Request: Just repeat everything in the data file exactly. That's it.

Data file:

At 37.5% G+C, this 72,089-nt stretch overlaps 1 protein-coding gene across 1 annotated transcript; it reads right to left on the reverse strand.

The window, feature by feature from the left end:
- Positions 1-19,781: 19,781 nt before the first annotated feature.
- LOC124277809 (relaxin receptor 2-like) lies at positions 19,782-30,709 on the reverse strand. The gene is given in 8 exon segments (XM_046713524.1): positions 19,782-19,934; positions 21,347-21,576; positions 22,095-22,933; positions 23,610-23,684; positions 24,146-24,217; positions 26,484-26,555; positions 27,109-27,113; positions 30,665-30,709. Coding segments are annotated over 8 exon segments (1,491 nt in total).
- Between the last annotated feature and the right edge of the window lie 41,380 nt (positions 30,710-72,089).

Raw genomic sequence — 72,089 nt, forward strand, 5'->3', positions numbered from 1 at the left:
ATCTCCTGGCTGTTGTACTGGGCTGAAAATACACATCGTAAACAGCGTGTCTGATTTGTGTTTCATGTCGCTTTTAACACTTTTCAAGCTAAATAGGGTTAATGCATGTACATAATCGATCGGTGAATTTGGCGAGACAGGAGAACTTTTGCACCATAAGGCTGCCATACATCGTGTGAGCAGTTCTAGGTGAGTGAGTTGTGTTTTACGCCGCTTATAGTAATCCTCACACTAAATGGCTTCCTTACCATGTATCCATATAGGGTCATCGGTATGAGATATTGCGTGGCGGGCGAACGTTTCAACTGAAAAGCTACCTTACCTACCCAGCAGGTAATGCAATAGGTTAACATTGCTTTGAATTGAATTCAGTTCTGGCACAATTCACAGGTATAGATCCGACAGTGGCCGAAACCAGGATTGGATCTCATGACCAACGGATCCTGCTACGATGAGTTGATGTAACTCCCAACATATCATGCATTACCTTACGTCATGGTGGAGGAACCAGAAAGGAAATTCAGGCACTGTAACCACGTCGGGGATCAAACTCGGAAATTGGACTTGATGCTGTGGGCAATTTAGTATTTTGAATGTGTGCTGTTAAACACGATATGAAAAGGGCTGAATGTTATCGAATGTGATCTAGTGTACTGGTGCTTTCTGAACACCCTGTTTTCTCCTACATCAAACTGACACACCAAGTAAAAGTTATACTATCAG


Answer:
At 37.5% G+C, this 72,089-nt stretch overlaps 1 protein-coding gene across 1 annotated transcript; it reads right to left on the reverse strand.

The window, feature by feature from the left end:
- Positions 1-19,781: 19,781 nt before the first annotated feature.
- LOC124277809 (relaxin receptor 2-like) lies at positions 19,782-30,709 on the reverse strand. The gene is given in 8 exon segments (XM_046713524.1): positions 19,782-19,934; positions 21,347-21,576; positions 22,095-22,933; positions 23,610-23,684; positions 24,146-24,217; positions 26,484-26,555; positions 27,109-27,113; positions 30,665-30,709. Coding segments are annotated over 8 exon segments (1,491 nt in total).
- Between the last annotated feature and the right edge of the window lie 41,380 nt (positions 30,710-72,089).

Raw genomic sequence — 72,089 nt, forward strand, 5'->3', positions numbered from 1 at the left:
ATCTCCTGGCTGTTGTACTGGGCTGAAAATACACATCGTAAACAGCGTGTCTGATTTGTGTTTCATGTCGCTTTTAACACTTTTCAAGCTAAATAGGGTTAATGCATGTACATAATCGATCGGTGAATTTGGCGAGACAGGAGAACTTTTGCACCATAAGGCTGCCATACATCGTGTGAGCAGTTCTAGGTGAGTGAGTTGTGTTTTACGCCGCTTATAGTAATCCTCACACTAAATGGCTTCCTTACCATGTATCCATATAGGGTCATCGGTATGAGATATTGCGTGGCGGGCGAACGTTTCAACTGAAAAGCTACCTTACCTACCCAGCAGGTAATGCAATAGGTTAACATTGCTTTGAATTGAATTCAGTTCTGGCACAATTCACAGGTATAGATCCGACAGTGGCCGAAACCAGGATTGGATCTCATGACCAACGGATCCTGCTACGATGAGTTGATGTAACTCCCAACATATCATGCATTACCTTACGTCATGGTGGAGGAACCAGAAAGGAAATTCAGGCACTGTAACCACGTCGGGGATCAAACTCGGAAATTGGACTTGATGCTGTGGGCAATTTAGTATTTTGAATGTGTGCTGTTAAACACGATATGAAAAGGGCTGAATGTTATCGAATGTGATCTAGTGTACTGGTGCTTTCTGAACACCCTGTTTTCTCCTACATCAAACTGACACACCAAGTAAAAGTTATACTATCAG